The Health Insurance Portability and Accountability Act (HIPAA) is a federal law that provides health care consumers with specific privacy protections, as well as the right to continued insurance coverage under certain situations. HIPAA is an extremely comprehensive law, and HIPAA compliance is a concern of not only medical providers and health insurance companies, but also some private employers and even collection agencies. Under HIPAA, patient privacy rights are defined and protected, as are the patient's rights to continued health coverage when transitioning from one insurance plan to another. HIPAA compliance is generally established and enforced by specific policies and procedures within an organization in order to prevent any violations of HIPAA rules.
Hospitals and medical professionals must demonstrate HIPAA compliance by taking steps to secure patient information. Security processes may include limiting access to medical files by staff members, limiting the information about a hospital patient and his condition given to friends or family members, and respecting a patient's requests about how she is contacted by mail or phone. Medical organizations and professionals must also provide patients with their medical records upon request and must ensure that any third-party billing services or collection agencies are given only minimal medical information about the patient's condition.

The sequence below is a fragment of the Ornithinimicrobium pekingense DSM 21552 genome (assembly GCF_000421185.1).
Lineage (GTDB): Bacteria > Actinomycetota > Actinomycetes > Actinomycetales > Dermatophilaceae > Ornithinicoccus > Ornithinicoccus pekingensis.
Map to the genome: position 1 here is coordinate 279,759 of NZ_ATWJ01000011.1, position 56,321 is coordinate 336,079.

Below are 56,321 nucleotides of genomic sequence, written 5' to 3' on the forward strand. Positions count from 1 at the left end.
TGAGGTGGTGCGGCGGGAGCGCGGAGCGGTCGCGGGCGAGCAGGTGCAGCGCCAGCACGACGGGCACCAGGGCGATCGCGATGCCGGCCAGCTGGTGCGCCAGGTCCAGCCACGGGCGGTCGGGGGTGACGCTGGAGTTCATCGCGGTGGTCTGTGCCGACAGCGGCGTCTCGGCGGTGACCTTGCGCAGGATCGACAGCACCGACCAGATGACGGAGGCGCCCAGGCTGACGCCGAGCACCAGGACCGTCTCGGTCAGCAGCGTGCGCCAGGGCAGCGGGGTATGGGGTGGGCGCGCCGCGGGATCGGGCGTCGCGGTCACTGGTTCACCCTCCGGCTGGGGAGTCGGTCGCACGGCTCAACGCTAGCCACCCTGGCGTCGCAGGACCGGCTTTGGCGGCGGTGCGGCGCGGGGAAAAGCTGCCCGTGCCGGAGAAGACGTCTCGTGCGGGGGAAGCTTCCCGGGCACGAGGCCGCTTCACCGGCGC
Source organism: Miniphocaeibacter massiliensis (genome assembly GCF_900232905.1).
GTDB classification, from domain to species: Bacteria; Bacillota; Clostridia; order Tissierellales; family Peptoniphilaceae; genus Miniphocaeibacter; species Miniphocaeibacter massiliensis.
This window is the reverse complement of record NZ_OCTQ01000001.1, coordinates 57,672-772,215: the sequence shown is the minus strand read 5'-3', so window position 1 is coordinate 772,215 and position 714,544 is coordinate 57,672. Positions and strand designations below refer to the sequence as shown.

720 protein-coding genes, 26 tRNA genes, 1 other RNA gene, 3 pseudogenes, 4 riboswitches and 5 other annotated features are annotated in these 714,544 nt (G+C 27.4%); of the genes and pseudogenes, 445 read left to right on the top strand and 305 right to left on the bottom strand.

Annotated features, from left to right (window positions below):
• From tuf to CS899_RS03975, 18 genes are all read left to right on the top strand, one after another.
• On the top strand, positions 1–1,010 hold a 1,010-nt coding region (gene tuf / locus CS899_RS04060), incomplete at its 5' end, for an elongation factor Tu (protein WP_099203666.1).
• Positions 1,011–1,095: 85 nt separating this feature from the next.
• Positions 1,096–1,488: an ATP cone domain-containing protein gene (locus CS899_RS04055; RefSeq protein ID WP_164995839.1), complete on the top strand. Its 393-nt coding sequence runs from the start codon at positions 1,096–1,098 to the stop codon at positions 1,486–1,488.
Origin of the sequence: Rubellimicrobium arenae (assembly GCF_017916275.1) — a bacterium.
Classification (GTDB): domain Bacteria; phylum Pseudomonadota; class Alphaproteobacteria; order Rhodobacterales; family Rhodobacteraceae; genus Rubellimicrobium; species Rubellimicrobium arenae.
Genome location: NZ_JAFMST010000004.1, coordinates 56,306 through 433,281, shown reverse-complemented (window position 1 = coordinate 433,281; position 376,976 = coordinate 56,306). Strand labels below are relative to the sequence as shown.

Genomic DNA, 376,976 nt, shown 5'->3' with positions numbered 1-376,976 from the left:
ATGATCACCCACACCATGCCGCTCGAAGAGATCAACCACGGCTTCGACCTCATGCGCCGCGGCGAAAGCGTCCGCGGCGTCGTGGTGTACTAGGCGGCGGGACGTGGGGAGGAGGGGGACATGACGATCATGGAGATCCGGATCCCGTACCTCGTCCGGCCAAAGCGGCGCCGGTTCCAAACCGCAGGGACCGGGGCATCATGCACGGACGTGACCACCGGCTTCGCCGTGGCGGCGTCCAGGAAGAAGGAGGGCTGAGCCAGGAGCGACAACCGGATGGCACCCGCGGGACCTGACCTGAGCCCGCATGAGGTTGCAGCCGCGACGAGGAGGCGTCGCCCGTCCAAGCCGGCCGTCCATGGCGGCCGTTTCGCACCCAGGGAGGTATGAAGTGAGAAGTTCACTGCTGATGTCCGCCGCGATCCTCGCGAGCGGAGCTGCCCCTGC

HIPAA compliance also extends to businesses that employ more than 50 people and that offer health insurance coverage. Such businesses are required to designate an employee as a privacy official"who oversees the development and enforcement of HIPAA compliance. Access to health insurance files should be sharply restricted by HIPAA compliant employers, and employees should be made aware of the organization's HIPAA policies and protections.
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A significant protection offered to health care consumers by HIPAA is the portability of insurance coverage. HIPAA compliance restricts an insurer's ability to enforce preexisting conditions exclusions. For example, many insurers have a preexisting condition clause written into their policies that states that a new policy holder cannot receive insurance coverage for conditions that were treated within the six-month period prior to the purchase of the new policy. Under HIPAA, however, if there was no more than a 63-day gap between the group policies of an employee's previous employer and new employer, the new policy cannot exclude coverage for any preexisting conditions. HIPAA also provides protection against preexisting condition exclusions for newborns and children who are adopted as long as they are enrolled in health insurance coverage within 30 days of their birth or adoption.